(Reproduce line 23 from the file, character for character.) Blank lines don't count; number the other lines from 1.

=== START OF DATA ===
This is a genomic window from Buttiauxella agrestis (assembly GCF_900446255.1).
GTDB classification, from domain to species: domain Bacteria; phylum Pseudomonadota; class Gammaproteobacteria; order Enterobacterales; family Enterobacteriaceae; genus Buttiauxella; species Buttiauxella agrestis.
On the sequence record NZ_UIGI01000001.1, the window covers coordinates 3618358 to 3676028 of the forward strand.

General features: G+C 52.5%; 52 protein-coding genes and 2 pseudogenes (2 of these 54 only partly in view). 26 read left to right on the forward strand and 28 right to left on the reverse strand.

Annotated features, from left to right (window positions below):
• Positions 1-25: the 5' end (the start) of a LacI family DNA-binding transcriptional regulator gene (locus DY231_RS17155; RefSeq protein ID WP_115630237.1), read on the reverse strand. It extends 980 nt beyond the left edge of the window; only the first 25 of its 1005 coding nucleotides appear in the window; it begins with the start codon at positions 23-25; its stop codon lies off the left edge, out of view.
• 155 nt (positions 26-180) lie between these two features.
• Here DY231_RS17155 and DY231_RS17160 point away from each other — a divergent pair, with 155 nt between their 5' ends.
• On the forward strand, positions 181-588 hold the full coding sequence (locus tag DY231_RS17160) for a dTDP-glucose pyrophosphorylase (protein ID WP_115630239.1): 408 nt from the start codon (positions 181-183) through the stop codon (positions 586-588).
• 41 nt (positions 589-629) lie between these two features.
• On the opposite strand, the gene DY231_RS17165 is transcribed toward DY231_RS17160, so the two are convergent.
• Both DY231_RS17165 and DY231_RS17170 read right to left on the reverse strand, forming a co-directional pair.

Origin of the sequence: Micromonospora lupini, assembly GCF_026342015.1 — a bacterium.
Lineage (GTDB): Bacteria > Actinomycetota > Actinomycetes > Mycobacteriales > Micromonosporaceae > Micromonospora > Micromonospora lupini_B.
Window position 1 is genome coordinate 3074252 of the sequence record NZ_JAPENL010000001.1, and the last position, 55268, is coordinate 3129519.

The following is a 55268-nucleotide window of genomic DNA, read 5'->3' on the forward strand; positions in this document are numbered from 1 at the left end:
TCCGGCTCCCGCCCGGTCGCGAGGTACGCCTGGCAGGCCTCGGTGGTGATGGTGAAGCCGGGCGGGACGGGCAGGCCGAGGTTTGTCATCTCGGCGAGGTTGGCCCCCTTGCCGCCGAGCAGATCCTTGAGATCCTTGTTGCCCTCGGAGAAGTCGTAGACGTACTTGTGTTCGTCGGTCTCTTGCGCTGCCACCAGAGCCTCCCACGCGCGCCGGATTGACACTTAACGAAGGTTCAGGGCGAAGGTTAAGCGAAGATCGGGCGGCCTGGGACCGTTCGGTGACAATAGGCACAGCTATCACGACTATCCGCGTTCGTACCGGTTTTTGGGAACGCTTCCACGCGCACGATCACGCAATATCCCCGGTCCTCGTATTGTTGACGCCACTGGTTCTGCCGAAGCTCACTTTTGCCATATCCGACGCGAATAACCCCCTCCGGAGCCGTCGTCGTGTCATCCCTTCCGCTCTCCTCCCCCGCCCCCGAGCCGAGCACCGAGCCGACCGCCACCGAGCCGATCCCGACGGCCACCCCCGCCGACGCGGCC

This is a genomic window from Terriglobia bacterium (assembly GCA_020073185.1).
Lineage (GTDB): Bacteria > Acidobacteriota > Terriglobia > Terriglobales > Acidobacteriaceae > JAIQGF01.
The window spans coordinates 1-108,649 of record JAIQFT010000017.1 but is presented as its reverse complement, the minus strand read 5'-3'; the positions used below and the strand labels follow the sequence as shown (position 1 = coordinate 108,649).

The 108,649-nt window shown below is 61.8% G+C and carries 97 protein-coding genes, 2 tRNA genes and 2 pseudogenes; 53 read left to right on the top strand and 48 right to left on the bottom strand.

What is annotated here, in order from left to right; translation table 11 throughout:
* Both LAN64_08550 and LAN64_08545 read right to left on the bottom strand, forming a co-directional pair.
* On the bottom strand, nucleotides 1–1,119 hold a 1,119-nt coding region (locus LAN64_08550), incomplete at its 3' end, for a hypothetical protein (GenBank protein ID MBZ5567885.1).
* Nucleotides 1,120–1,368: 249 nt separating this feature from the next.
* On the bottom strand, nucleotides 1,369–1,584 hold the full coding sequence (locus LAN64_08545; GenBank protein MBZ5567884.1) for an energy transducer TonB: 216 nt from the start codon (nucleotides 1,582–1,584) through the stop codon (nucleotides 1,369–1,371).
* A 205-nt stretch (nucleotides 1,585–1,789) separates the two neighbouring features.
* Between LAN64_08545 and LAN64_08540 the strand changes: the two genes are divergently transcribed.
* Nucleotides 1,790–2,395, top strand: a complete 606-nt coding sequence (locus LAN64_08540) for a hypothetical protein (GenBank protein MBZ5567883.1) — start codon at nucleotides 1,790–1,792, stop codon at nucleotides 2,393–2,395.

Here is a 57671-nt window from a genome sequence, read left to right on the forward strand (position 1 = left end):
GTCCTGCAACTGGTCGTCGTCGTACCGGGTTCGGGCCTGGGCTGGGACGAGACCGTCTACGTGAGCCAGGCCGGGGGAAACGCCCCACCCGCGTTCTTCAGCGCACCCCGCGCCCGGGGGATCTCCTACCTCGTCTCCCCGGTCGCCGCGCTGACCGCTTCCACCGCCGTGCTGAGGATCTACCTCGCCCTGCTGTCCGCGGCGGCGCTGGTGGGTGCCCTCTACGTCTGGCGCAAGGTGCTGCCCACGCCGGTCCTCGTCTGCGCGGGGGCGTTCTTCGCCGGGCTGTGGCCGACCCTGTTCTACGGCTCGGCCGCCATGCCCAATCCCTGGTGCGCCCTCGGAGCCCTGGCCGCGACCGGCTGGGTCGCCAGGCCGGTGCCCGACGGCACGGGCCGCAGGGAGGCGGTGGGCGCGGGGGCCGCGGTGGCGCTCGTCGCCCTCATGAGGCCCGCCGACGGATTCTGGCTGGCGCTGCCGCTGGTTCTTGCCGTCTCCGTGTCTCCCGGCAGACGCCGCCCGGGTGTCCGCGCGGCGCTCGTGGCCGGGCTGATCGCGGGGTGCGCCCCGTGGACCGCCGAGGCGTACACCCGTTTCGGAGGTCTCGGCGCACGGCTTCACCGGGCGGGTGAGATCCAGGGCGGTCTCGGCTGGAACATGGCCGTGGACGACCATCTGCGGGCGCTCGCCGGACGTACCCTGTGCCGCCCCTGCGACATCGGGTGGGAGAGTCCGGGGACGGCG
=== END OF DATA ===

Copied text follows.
* Both LAN64_08550 and LAN64_08545 read right to left on the bottom strand, forming a co-directional pair.